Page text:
A performance artist used a vacuum cleaner to suck up particles in super smoggy Beijing to make a brick of condensed pollution.
Beijing has been swamped for days in a beige-gray miasma of smog, bringing coughs and rasping, hospitals crowded from respiratory ailments, a midday sky so dim that it could pass for evening, and head-shaking disgust from residents who had hoped the city was over the worst of its chronic pollution.
But “Brother Nut,” a performance artist, has something solid to show from the acrid soup in the air: a brick of condensed pollution.
For 100 days, Brother Nut dragged a roaring, industrial-strength vacuum cleaner around the Chinese capital’s landmarks, sucking up dust from the atmosphere.
He has mixed the accumulated gray gunk with red clay to create a small but potent symbol of the city’s air problems.
Most Read Nation & World Stories
- Trump moves to effectively end asylum at southern border
- Diver stumbles upon a giant jellyfish as big as she is: Watch the video
- House condemns Trump 'racist' tweets in extraordinary rebuke VIEW
- Trump digs in on racist tweets: 'Many people agree with me' VIEW
- Prosecutors want Mexican megachurch leader held without bail VIEW
“Dust represents the side effects of humankind’s development, including smog and building-site dust,” he explained in an interview Tuesday. “When I first arrived in Beijing, I wore a hygienic mask for a few days, but later I stopped. In smog like this, there’s no escaping.”
Reports in the Chinese media about his “Project Dust” have coincided with the worst smog in more than a year across northern China, and Brother Nut — whose real name is Wang Renzheng — has catapulted to instant fame in this city, where people talk about ups and downs in PM2.5 air pollution with the same familiarity that the English reputedly discuss rainfall.
“Nearly everyone in Beijing would have a brick in their stomachs. Older people, maybe five,” said one of more than 4,000 often-rueful comments on an online photo gallery of Brother Nut’s project.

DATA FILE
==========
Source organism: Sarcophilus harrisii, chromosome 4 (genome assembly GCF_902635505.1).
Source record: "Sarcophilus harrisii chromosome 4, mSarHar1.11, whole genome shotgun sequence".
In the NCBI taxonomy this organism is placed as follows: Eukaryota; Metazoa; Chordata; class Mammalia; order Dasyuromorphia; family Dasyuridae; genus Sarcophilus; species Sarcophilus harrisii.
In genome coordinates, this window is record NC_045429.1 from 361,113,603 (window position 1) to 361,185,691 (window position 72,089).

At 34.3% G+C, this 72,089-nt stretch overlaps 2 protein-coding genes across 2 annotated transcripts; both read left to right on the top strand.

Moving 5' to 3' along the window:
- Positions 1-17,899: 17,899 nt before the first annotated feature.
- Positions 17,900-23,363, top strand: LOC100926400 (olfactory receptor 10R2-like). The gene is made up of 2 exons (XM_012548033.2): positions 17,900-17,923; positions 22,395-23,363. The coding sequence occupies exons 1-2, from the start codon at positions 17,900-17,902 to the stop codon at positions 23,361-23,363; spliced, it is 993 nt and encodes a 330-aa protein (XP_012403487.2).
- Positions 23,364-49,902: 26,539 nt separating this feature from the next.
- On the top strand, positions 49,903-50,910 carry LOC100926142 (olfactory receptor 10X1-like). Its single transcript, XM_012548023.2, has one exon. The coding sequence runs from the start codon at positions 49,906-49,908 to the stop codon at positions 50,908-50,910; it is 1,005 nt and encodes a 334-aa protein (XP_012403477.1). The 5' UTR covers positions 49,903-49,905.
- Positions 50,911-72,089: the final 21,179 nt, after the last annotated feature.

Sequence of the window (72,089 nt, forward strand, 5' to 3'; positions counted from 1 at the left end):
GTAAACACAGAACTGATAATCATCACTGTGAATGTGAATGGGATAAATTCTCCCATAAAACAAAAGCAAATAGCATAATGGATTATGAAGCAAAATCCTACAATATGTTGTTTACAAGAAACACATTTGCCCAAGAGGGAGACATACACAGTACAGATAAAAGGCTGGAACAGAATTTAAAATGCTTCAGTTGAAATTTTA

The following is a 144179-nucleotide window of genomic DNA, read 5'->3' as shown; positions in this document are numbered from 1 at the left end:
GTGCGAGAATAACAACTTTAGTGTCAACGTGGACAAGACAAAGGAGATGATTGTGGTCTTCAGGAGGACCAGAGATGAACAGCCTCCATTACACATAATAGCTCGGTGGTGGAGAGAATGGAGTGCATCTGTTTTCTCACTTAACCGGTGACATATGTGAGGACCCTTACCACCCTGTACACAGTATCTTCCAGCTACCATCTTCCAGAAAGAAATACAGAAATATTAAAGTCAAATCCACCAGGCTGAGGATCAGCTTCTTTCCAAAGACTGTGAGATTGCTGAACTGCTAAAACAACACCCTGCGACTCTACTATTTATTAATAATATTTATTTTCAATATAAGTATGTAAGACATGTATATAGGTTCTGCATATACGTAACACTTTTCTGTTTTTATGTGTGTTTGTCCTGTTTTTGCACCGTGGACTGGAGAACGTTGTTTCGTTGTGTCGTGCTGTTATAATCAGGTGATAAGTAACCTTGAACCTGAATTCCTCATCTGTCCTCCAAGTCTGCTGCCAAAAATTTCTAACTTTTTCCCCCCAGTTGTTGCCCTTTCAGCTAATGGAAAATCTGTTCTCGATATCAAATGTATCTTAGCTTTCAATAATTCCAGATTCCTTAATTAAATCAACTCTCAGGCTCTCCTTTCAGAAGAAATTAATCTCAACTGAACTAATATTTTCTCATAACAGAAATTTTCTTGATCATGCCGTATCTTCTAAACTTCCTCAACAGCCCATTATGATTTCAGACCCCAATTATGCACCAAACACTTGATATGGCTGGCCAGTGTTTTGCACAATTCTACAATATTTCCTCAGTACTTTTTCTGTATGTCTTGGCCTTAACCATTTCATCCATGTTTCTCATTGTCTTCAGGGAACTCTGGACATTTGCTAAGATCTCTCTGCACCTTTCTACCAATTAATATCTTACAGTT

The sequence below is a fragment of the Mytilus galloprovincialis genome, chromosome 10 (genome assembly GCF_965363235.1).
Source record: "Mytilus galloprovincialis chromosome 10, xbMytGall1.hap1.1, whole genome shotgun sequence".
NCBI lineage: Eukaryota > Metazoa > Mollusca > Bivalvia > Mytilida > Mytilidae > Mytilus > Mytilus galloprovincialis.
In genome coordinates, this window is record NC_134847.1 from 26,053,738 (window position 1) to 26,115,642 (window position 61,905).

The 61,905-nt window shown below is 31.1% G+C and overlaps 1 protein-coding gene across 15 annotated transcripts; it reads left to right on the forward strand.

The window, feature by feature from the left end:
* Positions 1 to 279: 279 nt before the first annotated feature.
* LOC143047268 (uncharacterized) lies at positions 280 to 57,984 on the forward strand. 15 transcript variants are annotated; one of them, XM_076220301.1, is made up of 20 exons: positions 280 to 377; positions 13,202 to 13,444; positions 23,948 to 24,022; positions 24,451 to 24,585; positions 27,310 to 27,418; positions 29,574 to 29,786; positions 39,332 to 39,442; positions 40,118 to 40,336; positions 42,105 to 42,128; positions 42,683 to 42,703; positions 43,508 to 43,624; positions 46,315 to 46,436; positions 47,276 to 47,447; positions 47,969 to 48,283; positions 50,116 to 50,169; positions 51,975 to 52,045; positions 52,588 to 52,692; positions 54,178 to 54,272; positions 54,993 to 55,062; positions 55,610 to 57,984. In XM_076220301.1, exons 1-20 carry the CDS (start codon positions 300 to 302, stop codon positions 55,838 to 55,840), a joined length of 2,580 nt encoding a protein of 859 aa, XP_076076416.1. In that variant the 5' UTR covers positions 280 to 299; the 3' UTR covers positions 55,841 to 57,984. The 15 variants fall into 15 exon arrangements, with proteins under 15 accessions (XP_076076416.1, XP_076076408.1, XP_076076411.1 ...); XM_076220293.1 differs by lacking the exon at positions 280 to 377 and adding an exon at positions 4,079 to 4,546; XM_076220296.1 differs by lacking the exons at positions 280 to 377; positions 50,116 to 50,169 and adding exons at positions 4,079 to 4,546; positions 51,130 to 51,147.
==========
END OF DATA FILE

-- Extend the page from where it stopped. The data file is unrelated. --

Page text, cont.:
The wave of smog across northern China arrived shortly before the start on Monday of negotiations in Paris, where governments hope to settle on a new agreement to reduce the greenhouse-gas pollution causing global warming. Much of that smog originates from the same coal-fire boilers, vehicle exhausts and industrial plants that pump out carbon dioxide, the main greenhouse gas.
But the new onslaught of smog has brought complaints from residents that local governments in Beijing and other cities were complacent and ill-prepared for the pollution buildup in static winter air. The capital issued an “orange alert” — the second-highest pollution warning — for the first time since February 2014.
bought a 6,800-renminbi ($1,060) vacuum cleaner with rechargeable batteries and started roaming the city with it in July.
Some onlookers failed to fathom his artistic purpose and mistook him for a high-tech street sweeper, he said.
“Some people thought, ‘Wow, Beijing’s really awesome,’ ” he said. “ ‘Now they’ve got air cleaners like this.’ They asked me how much money I made. Some thought I was selling vacuum cleaners.”